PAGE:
“There's No Place Like Home” – One of the UK most important living artists to be showcased in the county of his birth for the first time in decades.
Conrad Atkinson is hailed as one the UKs most influential political artists with a career that has spanned over 70 years since his first exhibition in the Cleator Moor town village hall when he was just 9. Born in Copeland in 1940, Atkinson’s work has often focused on the injustices surrounding Cumbria and the West Coast’s working class communities, but those communities rarely have a chance to experience this world class work first hand.
This summer will see Atkinson’s first major exhibition in Cumbria for the past 25 years in a series of events entitled ‘There’s No Place like Home’. Work will be exhibited in Egremont, Carlisle, Penrith, Kendal, and beyond, starting in May and running until September. There will also be some surprise shows and special events, with galleries outside of Cumbria also taking part in the celebration by bringing out for public viewing works by Atkinson in their collections.
Atkinson's work has influenced many famous contemporary artists, including Tim Rollins, Group Material, Jenny Holzer, Barbara Kruger and Alfredo Jaar. Within the county, ‘There’s No Place like Home’ Curator, Jeremy Latimer, says of his own artistic practice that with Atkinson, he could make sense of his identity as an artist and a cumbrian; deeply rooted locally but also connected to an international art community that often seemed like a very different world. This project celebrates and extends this legacy by supporting emerging artists at different stages of their career to make new work responding to Atkinson’s practice and the local area.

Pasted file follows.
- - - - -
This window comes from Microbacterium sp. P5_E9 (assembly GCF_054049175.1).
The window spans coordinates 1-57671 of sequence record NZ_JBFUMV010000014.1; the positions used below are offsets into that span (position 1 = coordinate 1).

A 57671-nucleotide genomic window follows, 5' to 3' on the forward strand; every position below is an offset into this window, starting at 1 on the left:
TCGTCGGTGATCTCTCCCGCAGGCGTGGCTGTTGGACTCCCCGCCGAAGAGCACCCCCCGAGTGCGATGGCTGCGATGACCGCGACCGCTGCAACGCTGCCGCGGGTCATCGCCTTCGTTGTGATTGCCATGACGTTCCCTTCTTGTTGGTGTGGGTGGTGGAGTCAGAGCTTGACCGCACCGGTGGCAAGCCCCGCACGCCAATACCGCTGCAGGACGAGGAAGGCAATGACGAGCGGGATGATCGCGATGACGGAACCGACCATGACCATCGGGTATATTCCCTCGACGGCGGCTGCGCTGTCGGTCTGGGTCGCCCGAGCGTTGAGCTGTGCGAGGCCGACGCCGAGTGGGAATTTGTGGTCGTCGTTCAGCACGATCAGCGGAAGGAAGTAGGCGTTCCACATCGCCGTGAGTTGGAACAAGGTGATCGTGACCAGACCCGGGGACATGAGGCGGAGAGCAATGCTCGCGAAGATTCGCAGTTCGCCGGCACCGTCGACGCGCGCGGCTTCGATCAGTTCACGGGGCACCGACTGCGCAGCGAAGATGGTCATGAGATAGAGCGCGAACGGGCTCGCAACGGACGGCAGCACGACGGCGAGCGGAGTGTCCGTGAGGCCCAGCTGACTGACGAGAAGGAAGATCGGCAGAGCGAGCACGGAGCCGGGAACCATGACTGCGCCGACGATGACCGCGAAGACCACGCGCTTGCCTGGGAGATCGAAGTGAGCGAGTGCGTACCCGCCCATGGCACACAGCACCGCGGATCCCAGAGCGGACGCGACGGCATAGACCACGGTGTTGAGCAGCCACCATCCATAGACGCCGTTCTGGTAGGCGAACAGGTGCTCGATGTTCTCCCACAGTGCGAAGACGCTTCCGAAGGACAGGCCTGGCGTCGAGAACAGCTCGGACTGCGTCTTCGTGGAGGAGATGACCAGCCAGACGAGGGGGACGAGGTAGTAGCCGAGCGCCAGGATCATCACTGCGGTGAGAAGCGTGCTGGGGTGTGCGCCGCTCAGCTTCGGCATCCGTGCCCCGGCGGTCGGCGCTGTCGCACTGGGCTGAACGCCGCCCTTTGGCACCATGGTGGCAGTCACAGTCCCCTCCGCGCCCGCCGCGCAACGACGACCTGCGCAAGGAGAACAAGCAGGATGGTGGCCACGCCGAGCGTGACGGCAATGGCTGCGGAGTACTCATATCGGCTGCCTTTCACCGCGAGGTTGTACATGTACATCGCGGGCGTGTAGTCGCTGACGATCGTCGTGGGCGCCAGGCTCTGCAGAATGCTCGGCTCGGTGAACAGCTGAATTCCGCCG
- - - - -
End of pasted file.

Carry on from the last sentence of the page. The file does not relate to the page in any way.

The Florence Art Centre in Egremont will host 3 artists in residence, founded after the 2008 closure of the Iron Ore Mine where Atkinson’s father worked. Jenni Payne, Chair of the Board at Florence Arts Centre, said: “We are delighted to be hosting the residencies and an exhibition to celebrate Conrad Atkinson, who has his roots firmly planted in West Cumbria. To have an artist of his stature and significance as our patron makes us very proud and we recognise his ambition and accomplishments in challenging the world to become a better place”.